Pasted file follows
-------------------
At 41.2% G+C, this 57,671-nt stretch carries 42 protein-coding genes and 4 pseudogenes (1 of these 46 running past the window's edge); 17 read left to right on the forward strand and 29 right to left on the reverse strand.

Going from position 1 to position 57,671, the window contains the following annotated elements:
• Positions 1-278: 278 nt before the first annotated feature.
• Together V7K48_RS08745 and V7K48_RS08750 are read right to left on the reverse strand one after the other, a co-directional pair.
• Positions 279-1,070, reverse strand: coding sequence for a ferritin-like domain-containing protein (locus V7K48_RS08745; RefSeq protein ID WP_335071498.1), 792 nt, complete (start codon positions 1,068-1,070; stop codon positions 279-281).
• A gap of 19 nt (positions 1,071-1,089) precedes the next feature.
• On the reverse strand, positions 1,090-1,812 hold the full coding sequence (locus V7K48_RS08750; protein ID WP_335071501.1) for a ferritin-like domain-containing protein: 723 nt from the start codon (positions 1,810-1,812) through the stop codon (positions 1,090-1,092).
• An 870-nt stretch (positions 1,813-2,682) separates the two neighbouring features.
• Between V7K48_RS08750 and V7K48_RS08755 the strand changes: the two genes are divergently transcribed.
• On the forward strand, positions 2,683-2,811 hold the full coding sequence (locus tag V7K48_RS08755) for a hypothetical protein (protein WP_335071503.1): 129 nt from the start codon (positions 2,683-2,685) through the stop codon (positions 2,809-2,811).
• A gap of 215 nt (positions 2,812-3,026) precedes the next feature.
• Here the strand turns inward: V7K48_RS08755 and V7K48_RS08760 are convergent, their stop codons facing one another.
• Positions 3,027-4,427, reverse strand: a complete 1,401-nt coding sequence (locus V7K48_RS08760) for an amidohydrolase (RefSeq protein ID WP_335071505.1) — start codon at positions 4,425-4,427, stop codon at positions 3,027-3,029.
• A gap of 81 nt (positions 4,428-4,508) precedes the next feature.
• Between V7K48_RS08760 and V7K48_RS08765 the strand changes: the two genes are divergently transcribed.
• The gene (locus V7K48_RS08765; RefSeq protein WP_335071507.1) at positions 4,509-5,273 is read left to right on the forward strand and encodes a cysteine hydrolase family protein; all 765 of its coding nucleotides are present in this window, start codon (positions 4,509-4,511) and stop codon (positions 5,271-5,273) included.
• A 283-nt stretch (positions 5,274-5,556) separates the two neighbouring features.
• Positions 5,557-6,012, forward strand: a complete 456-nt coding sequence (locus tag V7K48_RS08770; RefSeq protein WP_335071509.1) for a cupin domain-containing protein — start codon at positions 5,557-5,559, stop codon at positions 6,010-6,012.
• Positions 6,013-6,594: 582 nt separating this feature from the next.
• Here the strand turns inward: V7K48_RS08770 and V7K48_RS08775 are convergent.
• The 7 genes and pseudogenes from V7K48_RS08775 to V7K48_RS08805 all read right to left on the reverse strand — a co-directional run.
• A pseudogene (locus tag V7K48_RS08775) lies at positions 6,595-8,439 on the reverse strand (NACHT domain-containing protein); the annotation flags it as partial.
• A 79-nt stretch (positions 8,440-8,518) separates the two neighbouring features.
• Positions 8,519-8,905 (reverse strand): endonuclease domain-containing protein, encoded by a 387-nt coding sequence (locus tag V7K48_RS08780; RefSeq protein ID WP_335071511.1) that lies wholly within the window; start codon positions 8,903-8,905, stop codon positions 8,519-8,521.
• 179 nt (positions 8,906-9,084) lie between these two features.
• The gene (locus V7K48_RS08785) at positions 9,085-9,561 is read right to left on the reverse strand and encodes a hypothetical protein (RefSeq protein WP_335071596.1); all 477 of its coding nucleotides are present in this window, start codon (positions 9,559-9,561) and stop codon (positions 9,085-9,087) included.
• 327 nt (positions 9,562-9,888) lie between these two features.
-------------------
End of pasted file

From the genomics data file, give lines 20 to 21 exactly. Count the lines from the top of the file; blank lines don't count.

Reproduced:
• Here the strand turns inward: V7K48_RS08770 and V7K48_RS08775 are convergent.
• The 7 genes and pseudogenes from V7K48_RS08775 to V7K48_RS08805 all read right to left on the reverse strand — a co-directional run.